Lords Communication Committee says greater emphasis on access needed, and also suggests switching TV signal to internet and closer oversight of BDUK spending
The government risks leaving some households and businesses without decent internet connections because it is too focussed on delivering certain broadband speeds, according to a report from the House of Lords Communications Committee.
The Committee said the government is not putting enough emphasis on access and creating a ‘future proof’network, but claimed that it was not too late for a change of course.
The committee proposes creating fibre-optic hubs within reach of every community that would enable the creation of connections where needed while also saving on the installation of the expensive ‘final mile’ of cable.
The committee also recommended the government consider switching all TV broadcasting to the internet, and that ministers should pay “urgent” attention to the way in the which money in the Broadband Delivery UK fund was spent on extending services to rural areas.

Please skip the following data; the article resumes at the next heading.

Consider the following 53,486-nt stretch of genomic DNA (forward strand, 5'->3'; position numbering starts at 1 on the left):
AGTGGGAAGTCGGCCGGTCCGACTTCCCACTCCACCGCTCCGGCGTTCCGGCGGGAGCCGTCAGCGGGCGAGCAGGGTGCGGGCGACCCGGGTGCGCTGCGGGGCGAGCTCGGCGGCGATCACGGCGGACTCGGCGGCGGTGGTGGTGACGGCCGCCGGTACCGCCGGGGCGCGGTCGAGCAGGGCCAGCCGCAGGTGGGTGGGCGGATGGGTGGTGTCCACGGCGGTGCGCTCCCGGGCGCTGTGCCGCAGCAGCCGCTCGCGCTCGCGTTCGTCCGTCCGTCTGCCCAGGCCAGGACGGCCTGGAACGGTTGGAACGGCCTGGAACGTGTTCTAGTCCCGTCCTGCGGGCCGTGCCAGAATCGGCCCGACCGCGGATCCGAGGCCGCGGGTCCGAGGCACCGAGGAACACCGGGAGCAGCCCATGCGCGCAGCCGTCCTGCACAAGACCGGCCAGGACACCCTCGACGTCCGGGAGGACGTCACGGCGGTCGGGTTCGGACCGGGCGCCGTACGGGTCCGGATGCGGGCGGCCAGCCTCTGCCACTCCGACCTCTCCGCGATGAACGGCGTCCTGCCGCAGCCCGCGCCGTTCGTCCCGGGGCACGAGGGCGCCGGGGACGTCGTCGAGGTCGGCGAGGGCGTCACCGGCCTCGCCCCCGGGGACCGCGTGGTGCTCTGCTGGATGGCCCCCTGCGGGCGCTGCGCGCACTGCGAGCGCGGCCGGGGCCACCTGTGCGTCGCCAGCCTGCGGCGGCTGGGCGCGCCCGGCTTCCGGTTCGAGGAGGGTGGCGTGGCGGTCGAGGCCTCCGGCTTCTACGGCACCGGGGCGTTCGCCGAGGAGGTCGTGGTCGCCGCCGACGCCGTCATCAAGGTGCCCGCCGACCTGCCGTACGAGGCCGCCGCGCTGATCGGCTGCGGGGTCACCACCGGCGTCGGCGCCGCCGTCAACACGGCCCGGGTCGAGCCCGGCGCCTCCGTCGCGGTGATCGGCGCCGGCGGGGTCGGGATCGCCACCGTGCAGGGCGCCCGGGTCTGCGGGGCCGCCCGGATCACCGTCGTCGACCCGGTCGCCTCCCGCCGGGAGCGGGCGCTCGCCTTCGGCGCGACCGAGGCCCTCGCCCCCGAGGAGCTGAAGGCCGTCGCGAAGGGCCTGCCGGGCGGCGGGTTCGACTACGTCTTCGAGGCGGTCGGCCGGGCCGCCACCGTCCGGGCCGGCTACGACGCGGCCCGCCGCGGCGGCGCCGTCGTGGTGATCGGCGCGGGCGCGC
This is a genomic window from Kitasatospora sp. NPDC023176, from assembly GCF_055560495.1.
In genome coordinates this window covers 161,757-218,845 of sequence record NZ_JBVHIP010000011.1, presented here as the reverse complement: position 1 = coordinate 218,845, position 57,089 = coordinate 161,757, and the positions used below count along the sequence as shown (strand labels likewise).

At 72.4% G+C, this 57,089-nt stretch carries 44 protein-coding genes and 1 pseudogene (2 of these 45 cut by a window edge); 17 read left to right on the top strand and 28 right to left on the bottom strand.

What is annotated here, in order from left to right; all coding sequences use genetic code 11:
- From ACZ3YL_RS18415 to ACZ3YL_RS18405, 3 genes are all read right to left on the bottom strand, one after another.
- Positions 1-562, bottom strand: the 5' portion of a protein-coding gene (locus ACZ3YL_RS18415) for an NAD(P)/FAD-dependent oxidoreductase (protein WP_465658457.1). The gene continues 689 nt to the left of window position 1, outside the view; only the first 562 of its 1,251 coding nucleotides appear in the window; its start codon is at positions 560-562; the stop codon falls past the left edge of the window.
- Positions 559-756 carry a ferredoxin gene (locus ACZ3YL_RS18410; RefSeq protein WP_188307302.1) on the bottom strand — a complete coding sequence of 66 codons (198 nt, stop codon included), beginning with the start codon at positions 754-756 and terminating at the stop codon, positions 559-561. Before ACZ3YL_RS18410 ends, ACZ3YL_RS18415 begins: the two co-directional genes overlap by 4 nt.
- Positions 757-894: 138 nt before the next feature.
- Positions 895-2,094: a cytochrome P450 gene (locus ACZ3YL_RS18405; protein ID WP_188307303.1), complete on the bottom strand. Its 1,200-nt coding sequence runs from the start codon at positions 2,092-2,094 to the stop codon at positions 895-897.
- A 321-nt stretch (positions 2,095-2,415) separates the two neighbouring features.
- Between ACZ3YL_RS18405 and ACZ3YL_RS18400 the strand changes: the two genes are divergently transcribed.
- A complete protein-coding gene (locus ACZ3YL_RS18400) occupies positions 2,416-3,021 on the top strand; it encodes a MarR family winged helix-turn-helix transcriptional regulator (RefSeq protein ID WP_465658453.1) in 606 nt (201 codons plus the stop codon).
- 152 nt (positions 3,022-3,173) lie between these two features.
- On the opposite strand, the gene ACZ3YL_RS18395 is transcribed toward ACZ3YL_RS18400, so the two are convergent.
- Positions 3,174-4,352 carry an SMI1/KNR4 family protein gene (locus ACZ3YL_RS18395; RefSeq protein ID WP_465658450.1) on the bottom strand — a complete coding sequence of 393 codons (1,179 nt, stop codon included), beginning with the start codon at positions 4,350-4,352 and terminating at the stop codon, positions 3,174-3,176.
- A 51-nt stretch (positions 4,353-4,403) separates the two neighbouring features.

“The Government is quite right to make broadband a policy priority – barely an aspect of our lives isn’t touched in some way by the internet, and developments look set to continue apace in the future. A whole host of services will increasingly be delivered via the internet – including critical public services – and without better provision for everyone in the UK this will mean that people are marginalised or excluded altogether.
“If broadcast services move to be delivered via the internet for example, as we believe they may be, then key moments in national life such as the Olympics could be inaccessible to communities lacking a better communications infrastructure.
“Our communications network must be regarded as a strategic, national asset. The Government’s strategy lacks just that – strategy.
“The complex issues involved were not thought through from first principle and it is far from clear that the Government’s policy will deliver the broadband infrastructure that we need – for profound social and economic reasons – for the decades to come.”